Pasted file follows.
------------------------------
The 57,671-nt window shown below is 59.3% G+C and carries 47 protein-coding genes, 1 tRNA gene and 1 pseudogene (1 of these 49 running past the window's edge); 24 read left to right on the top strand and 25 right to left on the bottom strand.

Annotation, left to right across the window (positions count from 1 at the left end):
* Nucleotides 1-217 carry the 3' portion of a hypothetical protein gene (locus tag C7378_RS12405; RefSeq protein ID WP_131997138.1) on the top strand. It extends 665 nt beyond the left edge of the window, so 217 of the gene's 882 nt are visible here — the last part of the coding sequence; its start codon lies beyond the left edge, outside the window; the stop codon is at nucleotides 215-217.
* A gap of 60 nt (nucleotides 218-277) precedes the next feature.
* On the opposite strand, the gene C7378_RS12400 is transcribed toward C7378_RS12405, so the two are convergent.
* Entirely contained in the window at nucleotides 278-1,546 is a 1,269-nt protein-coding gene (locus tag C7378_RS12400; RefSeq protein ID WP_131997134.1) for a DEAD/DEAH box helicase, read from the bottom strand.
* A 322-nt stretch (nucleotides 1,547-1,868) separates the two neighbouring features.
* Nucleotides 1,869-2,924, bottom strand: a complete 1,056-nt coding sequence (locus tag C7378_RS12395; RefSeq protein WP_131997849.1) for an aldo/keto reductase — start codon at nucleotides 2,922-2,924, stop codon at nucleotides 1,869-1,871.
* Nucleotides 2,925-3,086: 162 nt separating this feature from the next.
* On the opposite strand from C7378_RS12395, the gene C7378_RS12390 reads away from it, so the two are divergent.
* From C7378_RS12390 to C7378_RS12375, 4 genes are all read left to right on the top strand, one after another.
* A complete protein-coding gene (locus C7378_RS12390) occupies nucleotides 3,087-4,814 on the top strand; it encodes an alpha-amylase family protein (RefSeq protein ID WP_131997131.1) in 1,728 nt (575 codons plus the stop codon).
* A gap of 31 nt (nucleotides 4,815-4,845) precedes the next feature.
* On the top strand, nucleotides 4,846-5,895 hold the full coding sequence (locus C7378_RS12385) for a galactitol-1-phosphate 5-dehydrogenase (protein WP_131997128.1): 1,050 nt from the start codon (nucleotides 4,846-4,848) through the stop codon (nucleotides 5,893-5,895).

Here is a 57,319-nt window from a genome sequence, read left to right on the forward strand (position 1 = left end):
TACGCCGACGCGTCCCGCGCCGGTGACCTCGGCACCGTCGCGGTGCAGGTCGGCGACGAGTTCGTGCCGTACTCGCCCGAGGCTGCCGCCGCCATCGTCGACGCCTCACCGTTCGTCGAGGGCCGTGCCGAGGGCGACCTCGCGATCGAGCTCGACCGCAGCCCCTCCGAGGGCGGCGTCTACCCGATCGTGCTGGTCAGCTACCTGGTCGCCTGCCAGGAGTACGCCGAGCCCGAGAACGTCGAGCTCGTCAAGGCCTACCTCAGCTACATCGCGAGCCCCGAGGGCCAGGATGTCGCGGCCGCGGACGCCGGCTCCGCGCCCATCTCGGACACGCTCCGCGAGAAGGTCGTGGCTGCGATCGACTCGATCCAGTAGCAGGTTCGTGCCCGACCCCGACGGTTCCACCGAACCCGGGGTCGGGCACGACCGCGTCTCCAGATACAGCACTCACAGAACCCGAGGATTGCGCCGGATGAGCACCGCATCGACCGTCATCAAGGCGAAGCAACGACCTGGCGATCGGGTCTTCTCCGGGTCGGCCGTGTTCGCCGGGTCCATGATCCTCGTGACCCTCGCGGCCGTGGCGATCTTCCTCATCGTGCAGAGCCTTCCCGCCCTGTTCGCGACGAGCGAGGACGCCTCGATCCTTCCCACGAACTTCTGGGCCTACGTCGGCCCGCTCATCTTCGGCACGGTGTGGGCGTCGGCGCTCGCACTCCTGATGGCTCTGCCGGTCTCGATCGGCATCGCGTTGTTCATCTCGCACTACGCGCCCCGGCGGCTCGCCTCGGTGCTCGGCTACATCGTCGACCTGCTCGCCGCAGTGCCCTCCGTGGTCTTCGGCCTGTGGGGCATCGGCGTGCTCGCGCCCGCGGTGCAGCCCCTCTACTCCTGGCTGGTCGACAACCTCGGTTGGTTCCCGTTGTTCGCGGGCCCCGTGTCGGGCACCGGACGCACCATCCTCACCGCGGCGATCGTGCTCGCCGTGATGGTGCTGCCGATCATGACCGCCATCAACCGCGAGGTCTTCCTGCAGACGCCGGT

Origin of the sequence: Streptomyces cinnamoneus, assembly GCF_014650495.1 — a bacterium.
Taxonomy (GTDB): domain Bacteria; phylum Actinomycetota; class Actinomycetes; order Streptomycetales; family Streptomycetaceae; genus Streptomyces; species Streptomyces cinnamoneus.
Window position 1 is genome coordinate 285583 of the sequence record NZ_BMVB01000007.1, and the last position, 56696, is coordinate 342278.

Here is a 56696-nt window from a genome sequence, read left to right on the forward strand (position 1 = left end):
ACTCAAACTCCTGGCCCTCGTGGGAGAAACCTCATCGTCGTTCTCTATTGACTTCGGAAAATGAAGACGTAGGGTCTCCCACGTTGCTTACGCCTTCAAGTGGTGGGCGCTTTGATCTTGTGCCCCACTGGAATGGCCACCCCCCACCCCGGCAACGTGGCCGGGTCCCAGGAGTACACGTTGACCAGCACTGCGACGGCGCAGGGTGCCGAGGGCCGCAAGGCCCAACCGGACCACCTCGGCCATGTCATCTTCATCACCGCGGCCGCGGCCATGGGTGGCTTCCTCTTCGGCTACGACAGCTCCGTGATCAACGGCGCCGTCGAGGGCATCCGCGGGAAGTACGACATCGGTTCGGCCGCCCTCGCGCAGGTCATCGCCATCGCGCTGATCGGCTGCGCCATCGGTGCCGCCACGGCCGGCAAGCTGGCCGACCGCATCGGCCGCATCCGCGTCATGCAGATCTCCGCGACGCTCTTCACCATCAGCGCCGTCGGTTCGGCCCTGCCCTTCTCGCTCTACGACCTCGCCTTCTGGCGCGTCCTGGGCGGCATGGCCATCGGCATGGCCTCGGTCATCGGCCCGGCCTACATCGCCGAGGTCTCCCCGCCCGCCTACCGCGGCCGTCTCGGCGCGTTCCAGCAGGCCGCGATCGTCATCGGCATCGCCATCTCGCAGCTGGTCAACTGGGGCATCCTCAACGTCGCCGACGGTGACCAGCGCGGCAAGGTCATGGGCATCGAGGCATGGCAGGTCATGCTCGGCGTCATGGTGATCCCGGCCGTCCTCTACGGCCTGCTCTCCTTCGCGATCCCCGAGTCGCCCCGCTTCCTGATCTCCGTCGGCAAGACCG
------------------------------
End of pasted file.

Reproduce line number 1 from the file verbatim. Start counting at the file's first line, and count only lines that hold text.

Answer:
The 57,671-nt window shown below is 59.3% G+C and carries 47 protein-coding genes, 1 tRNA gene and 1 pseudogene (1 of these 49 running past the window's edge); 24 read left to right on the top strand and 25 right to left on the bottom strand.